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Phone offers new way to check e-mail

Oct. 12, 2000

Services allow for users to hear mail

By ALLISON PRESLEY

Reporter

John is between classes running an off-campus errand. He remembers a group meeting he has later that afternoon. He can't remember when the meeting is being held, but he knows he has an e-mail that tells him the time of the meeting. He doesn't feel like going all the way to his apartment or the school to check his e-mail, so he reaches for his cell phone, dials a toll-free number and is able to check his e-mail while driving. When he realizes he will be late, he replies to the e-mail simply by speaking into his phone.

Recent technology allows users to check their e-mail by phone, but some students prefer to check their messages by computer.

Some of the e-mail-by-phone services work with the Baylor e-mail server; others issue a new e-mail address. Services also vary by offering access by dialing either a toll-free or long-distance number.

Meghan Crona, a senior from Littleton, Colo., said although an e-mail-by-phone service would take away from the 'fun of e-mail,' she would find it useful. Crona is only on campus twice a week and does not have Internet access at home. 'I would check it more often [with this service],' Crona said.

Jonathan Ryan, a Charlotte, N.C., freshman, said this sort of service would be especially useful when he is at home for a holiday or on vacation. During the regular semester, Ryan said he would not use such a service because he can check his e-mail on campus computers and also has Internet access in his dorm room. Ryan checks his e-mail several times a day.

Richard Carroll, a Midland senior, said he would not find use for the service because he is an information systems major and knows the steps to check his Baylor e-mail account from anywhere. 'For other students who don't have access to that sort of stuff, it might be good,' Carroll said.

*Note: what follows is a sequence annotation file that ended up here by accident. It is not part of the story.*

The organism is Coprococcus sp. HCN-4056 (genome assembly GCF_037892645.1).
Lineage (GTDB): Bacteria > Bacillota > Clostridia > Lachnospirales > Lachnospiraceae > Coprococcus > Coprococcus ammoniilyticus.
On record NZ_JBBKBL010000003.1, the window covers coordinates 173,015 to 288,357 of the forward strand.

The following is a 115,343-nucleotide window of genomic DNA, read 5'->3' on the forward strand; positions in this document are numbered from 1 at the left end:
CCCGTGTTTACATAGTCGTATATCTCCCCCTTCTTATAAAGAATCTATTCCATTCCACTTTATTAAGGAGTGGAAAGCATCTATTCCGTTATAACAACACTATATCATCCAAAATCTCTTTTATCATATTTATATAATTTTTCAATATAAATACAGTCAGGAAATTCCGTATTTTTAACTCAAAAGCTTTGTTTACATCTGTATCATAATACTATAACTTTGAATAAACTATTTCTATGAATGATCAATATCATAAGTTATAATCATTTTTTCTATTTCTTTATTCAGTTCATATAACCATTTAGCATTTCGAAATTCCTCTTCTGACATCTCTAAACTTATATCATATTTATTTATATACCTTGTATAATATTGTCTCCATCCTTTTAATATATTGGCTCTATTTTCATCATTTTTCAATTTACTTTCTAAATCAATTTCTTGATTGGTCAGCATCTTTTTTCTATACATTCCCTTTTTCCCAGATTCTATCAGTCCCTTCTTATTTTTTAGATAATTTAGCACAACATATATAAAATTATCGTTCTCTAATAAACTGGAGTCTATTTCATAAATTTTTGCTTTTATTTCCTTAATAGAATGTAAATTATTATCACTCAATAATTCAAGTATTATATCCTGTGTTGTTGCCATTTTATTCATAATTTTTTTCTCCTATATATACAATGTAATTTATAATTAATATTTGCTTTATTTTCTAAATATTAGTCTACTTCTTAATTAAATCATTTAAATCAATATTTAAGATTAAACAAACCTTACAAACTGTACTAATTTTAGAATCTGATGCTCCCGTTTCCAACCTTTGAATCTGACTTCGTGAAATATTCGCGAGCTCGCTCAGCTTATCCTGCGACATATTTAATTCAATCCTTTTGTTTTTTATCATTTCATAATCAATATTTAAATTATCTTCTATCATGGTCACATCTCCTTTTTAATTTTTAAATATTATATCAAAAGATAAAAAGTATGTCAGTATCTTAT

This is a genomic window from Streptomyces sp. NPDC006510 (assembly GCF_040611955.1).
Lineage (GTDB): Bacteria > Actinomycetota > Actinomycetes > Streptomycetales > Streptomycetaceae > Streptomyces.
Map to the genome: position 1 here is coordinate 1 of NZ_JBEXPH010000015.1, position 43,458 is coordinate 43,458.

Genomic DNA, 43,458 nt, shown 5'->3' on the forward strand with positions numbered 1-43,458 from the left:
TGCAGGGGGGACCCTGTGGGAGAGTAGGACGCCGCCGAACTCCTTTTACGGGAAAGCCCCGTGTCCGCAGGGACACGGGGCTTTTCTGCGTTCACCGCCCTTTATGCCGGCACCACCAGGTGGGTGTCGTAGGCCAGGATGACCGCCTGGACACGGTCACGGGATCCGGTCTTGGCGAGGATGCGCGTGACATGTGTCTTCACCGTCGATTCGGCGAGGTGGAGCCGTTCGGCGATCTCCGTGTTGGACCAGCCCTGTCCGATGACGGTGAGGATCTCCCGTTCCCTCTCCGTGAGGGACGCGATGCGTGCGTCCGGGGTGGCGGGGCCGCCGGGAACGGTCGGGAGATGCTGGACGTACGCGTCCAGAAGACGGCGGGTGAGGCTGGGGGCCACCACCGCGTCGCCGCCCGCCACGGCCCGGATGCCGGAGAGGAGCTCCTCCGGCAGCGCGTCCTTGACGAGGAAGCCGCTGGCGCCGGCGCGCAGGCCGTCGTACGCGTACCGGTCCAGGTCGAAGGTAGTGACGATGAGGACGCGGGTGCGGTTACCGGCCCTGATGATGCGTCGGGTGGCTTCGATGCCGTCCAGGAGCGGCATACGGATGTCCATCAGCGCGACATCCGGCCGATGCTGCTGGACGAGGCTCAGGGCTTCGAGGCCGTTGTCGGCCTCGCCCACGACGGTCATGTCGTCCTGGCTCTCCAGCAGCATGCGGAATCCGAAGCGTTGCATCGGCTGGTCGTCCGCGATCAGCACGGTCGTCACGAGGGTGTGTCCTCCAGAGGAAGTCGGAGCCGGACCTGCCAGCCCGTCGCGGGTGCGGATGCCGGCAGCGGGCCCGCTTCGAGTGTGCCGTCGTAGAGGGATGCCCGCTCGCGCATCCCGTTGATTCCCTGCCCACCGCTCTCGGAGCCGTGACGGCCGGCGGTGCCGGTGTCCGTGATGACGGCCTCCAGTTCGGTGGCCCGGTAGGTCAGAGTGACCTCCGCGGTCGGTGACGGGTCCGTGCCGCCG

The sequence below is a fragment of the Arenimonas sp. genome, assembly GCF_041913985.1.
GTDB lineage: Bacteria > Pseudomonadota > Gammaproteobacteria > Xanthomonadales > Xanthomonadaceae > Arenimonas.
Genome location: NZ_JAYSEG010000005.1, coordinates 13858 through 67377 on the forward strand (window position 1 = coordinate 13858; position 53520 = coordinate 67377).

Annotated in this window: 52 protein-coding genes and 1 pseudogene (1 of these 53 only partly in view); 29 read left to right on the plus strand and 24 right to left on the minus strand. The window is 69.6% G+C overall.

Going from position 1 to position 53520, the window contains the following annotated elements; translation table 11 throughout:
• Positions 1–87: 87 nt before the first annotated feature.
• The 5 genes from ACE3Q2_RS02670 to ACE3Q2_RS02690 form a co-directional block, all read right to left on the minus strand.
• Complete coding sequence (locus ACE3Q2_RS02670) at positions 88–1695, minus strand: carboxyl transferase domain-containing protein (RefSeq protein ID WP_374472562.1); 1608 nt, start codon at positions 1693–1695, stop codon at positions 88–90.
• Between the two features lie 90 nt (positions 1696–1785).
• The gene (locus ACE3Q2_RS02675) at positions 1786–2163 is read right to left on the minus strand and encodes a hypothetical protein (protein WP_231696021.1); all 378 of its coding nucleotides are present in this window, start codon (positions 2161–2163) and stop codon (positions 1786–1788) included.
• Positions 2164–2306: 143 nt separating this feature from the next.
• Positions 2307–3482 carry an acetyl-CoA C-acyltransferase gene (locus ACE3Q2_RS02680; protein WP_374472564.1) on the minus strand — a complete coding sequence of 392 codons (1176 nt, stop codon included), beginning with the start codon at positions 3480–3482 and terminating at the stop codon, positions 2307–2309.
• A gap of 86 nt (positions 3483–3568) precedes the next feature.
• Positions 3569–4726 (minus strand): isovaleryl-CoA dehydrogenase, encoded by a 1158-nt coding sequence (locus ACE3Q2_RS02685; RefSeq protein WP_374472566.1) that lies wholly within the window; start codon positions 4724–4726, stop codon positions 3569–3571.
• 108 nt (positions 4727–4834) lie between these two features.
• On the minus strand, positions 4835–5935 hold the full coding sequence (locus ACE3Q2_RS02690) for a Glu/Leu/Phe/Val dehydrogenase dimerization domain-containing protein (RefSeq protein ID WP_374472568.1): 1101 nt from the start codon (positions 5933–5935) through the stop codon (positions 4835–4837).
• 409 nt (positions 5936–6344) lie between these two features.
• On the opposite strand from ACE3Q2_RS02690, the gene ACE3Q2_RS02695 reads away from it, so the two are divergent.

Ray Nazzario, analyst and programmer in the Information Technology Center, said he would not like to adjust to the idea.

'I prefer to read e-mail the old-fashioned way. It would take me a while to get used to having it read to me,' Nazzario said.

Yahoo! announced Tuesday that it will issue an e-mail-by-phone service that will be available to its users for free.

Vocalis, a company based in Houston, offers a version of this service called SpeechMail for $5.99 a month. Students can check their Baylor e-mail by calling a Houston phone number. Vocalis began offering SpeechMail this past May.

Etrieve offers a similar service for a free 30-day trial period. After the first month, Etreive offers four packages to choose from, ranging from $19.95 to $49.95 a month.

Another service, called uReach, allows users to receive phone calls, faxes and e-mails on their own personalized toll-free number. Also available with this package is the option of setting up a personal appointment book and an address book, which can be accessed by phone or on the Web. uReach is a free service that requires users to sign up for a new e-mail account with a uReach domain.

To sign up for one of these services, students will need to enter the Baylor server name, which is bearmail.baylor.edu. The sign-up services may also require the Pop3 username or password, which is the Baylor student's user name and password.